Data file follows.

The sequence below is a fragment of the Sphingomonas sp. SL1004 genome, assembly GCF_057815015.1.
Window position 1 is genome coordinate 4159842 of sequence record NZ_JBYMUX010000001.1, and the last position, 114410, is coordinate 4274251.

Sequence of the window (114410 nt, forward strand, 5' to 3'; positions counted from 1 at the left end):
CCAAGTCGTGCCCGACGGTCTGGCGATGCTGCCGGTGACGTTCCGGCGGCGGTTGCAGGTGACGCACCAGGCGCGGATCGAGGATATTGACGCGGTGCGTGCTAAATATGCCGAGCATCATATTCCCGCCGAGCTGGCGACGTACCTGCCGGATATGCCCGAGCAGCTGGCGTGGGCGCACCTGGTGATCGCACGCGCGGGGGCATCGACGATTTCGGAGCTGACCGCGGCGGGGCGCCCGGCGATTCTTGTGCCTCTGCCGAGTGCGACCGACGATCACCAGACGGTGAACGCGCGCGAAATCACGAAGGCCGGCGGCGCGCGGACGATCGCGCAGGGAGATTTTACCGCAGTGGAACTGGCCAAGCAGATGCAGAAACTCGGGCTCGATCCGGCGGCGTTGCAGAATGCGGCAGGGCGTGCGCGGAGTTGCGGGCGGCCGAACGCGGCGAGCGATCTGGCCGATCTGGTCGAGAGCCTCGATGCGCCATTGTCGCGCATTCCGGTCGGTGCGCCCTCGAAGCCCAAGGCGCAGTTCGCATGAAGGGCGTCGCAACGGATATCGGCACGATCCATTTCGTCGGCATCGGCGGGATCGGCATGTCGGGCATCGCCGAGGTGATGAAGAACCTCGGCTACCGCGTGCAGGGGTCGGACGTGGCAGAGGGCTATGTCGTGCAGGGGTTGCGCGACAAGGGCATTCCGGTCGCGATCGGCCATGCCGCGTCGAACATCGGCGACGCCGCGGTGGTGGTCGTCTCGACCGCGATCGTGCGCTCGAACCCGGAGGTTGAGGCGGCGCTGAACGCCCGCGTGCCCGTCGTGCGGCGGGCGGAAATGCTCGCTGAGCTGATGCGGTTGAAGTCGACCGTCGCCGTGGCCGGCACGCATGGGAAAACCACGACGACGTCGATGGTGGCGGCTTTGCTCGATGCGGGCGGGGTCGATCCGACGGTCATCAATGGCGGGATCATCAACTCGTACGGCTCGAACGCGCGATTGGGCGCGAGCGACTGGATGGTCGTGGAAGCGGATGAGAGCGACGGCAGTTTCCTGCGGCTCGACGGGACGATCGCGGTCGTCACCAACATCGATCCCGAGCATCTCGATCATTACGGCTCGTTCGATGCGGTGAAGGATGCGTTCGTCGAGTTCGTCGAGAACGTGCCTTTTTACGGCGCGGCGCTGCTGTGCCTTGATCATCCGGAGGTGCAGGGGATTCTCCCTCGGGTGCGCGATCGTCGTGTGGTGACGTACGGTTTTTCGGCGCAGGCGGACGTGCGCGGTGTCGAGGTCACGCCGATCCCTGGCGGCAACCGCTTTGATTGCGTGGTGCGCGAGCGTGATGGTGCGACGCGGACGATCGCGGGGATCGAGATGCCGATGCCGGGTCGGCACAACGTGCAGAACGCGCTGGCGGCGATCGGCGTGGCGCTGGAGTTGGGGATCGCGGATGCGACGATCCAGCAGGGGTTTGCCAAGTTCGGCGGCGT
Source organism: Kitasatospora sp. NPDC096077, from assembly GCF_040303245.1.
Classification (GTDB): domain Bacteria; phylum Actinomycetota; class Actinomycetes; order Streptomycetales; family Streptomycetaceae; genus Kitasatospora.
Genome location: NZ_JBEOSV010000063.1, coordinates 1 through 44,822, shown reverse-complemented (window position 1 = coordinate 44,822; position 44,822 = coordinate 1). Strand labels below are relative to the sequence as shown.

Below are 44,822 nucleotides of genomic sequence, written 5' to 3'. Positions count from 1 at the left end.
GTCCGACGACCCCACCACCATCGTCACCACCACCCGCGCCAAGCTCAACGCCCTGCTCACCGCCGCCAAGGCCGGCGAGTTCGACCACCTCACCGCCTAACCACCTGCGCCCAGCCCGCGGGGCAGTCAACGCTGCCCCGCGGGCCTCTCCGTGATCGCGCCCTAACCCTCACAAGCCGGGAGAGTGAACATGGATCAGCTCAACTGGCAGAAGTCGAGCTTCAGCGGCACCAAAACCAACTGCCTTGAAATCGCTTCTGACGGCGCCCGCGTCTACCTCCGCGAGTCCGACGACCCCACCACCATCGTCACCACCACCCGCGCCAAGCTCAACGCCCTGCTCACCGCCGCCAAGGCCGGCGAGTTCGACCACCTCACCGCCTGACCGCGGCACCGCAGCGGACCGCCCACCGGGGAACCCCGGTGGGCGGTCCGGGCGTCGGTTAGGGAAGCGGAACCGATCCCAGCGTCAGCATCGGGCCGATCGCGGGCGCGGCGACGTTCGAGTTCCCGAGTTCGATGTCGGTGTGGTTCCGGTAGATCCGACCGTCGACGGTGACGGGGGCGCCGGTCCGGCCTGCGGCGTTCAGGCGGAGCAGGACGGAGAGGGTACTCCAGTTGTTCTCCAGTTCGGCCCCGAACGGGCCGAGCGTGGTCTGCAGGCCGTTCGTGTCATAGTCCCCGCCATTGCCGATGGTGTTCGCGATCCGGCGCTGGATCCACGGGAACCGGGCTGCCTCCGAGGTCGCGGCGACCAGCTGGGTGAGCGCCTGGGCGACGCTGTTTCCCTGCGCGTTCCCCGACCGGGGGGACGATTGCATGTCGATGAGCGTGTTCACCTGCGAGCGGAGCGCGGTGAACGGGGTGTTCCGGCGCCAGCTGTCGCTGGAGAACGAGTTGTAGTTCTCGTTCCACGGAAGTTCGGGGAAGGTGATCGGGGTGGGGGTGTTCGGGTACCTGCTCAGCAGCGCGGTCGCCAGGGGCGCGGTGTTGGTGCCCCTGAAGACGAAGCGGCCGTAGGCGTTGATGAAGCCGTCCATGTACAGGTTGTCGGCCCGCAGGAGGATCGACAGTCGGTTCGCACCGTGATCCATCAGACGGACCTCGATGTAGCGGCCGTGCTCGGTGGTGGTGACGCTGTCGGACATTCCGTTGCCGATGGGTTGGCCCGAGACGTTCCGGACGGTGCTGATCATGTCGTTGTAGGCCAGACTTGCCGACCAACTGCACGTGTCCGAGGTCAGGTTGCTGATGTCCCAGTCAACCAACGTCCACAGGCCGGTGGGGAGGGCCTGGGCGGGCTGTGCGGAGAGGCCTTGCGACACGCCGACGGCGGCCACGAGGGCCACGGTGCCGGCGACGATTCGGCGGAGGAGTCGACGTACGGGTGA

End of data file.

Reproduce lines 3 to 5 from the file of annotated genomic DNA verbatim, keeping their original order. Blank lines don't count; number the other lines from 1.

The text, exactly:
Sequence of the window (114410 nt, forward strand, 5' to 3'; positions counted from 1 at the left end):
CCAAGTCGTGCCCGACGGTCTGGCGATGCTGCCGGTGACGTTCCGGCGGCGGTTGCAGGTGACGCACCAGGCGCGGATCGAGGATATTGACGCGGTGCGTGCTAAATATGCCGAGCATCATATTCCCGCCGAGCTGGCGACGTACCTGCCGGATATGCCCGAGCAGCTGGCGTGGGCGCACCTGGTGATCGCACGCGCGGGGGCATCGACGATTTCGGAGCTGACCGCGGCGGGGCGCCCGGCGATTCTTGTGCCTCTGCCGAGTGCGACCGACGATCACCAGACGGTGAACGCGCGCGAAATCACGAAGGCCGGCGGCGCGCGGACGATCGCGCAGGGAGATTTTACCGCAGTGGAACTGGCCAAGCAGATGCAGAAACTCGGGCTCGATCCGGCGGCGTTGCAGAATGCGGCAGGGCGTGCGCGGAGTTGCGGGCGGCCGAACGCGGCGAGCGATCTGGCCGATCTGGTCGAGAGCCTCGATGCGCCATTGTCGCGCATTCCGGTCGGTGCGCCCTCGAAGCCCAAGGCGCAGTTCGCATGAAGGGCGTCGCAACGGATATCGGCACGATCCATTTCGTCGGCATCGGCGGGATCGGCATGTCGGGCATCGCCGAGGTGATGAAGAACCTCGGCTACCGCGTGCAGGGGTCGGACGTGGCAGAGGGCTATGTCGTGCAGGGGTTGCGCGACAAGGGCATTCCGGTCGCGATCGGCCATGCCGCGTCGAACATCGGCGACGCCGCGGTGGTGGTCGTCTCGACCGCGATCGTGCGCTCGAACCCGGAGGTTGAGGCGGCGCTGAACGCCCGCGTGCCCGTCGTGCGGCGGGCGGAAATGCTCGCTGAGCTGATGCGGTTGAAGTCGACCGTCGCCGTGGCCGGCACGCATGGGAAAACCACGACGACGTCGATGGTGGCGGCTTTGCTCGATGCGGGCGGGGTCGATCCGACGGTCATCAATGGCGGGATCATCAACTCGTACGGCTCGAACGCGCGATTGGGCGCGAGCGACTGGATGGTCGTGGAAGCGGATGAGAGCGACGGCAGTTTCCTGCGGCTCGACGGGACGATCGCGGTCGTCACCAACATCGATCCCGAGCATCTCGATCATTACGGCTCGTTCGATGCGGTGAAGGATGCGTTCGTCGAGTTCGTCGAGAACGTGCCTTTTTACGGCGCGGCGCTGCTGTGCCTTGATCATCCGGAGGTGCAGGGGATTCTCCCTCGGGTGCGCGATCGTCGTGTGGTGACGTACGGTTTTTCGGCGCAGGCGGACGTGCGCGGTGTCGAGGTCACGCCGATCCCTGGCGGCAACCGCTTTGATTGCGTGGTGCGCGAGCGTGATGGTGCGACGCGGACGATCGCGGGGATCGAGATGCCGATGCCGGGTCGGCACAACGTGCAGAACGCGCTGGCGGCGATCGGCGTGGCGCTGGAGTTGGGGATCGCGGATGCGACGATCCAGCAGGGGTTTGCCAAGTTCGGCGGCGT
Source organism: Kitasatospora sp. NPDC096077, from assembly GCF_040303245.1.